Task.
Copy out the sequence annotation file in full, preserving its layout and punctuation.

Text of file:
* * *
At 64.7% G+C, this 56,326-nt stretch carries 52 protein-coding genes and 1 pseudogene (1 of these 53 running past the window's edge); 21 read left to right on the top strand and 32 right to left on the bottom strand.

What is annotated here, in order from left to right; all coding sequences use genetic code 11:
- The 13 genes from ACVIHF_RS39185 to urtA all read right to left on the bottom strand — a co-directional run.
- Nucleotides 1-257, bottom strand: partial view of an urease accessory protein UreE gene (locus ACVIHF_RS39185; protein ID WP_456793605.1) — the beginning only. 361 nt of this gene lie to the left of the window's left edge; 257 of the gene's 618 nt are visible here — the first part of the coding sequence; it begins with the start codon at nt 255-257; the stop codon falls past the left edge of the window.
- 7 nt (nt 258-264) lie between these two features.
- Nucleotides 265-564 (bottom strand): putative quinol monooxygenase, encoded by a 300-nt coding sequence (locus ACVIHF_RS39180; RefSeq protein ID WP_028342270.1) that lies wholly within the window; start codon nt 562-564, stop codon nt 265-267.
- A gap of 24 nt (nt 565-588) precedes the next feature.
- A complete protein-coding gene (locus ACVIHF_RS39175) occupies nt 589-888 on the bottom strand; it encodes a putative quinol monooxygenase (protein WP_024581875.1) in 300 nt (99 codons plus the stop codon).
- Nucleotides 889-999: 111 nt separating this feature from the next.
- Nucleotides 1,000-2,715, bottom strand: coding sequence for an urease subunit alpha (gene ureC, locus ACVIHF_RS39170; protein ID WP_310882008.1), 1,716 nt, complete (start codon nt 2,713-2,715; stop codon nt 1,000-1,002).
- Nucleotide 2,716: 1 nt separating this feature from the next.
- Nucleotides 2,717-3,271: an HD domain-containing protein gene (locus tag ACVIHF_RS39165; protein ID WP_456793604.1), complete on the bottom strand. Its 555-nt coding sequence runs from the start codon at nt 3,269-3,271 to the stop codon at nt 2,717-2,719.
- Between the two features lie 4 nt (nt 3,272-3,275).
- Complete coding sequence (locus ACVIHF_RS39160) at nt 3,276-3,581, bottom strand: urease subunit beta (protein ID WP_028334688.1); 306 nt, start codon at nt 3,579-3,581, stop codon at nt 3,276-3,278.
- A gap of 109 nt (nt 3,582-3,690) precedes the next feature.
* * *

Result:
At 64.7% G+C, this 56,326-nt stretch carries 52 protein-coding genes and 1 pseudogene (1 of these 53 running past the window's edge); 21 read left to right on the top strand and 32 right to left on the bottom strand.

What is annotated here, in order from left to right; all coding sequences use genetic code 11:
- The 13 genes from ACVIHF_RS39185 to urtA all read right to left on the bottom strand — a co-directional run.
- Nucleotides 1-257, bottom strand: partial view of an urease accessory protein UreE gene (locus ACVIHF_RS39185; protein ID WP_456793605.1) — the beginning only. 361 nt of this gene lie to the left of the window's left edge; 257 of the gene's 618 nt are visible here — the first part of the coding sequence; it begins with the start codon at nt 255-257; the stop codon falls past the left edge of the window.
- 7 nt (nt 258-264) lie between these two features.
- Nucleotides 265-564 (bottom strand): putative quinol monooxygenase, encoded by a 300-nt coding sequence (locus ACVIHF_RS39180; RefSeq protein ID WP_028342270.1) that lies wholly within the window; start codon nt 562-564, stop codon nt 265-267.
- A gap of 24 nt (nt 565-588) precedes the next feature.
- A complete protein-coding gene (locus ACVIHF_RS39175) occupies nt 589-888 on the bottom strand; it encodes a putative quinol monooxygenase (protein WP_024581875.1) in 300 nt (99 codons plus the stop codon).
- Nucleotides 889-999: 111 nt separating this feature from the next.
- Nucleotides 1,000-2,715, bottom strand: coding sequence for an urease subunit alpha (gene ureC, locus ACVIHF_RS39170; protein ID WP_310882008.1), 1,716 nt, complete (start codon nt 2,713-2,715; stop codon nt 1,000-1,002).
- Nucleotide 2,716: 1 nt separating this feature from the next.
- Nucleotides 2,717-3,271: an HD domain-containing protein gene (locus tag ACVIHF_RS39165; protein ID WP_456793604.1), complete on the bottom strand. Its 555-nt coding sequence runs from the start codon at nt 3,269-3,271 to the stop codon at nt 2,717-2,719.
- Between the two features lie 4 nt (nt 3,272-3,275).
- Complete coding sequence (locus ACVIHF_RS39160) at nt 3,276-3,581, bottom strand: urease subunit beta (protein ID WP_028334688.1); 306 nt, start codon at nt 3,579-3,581, stop codon at nt 3,276-3,278.
- A gap of 109 nt (nt 3,582-3,690) precedes the next feature.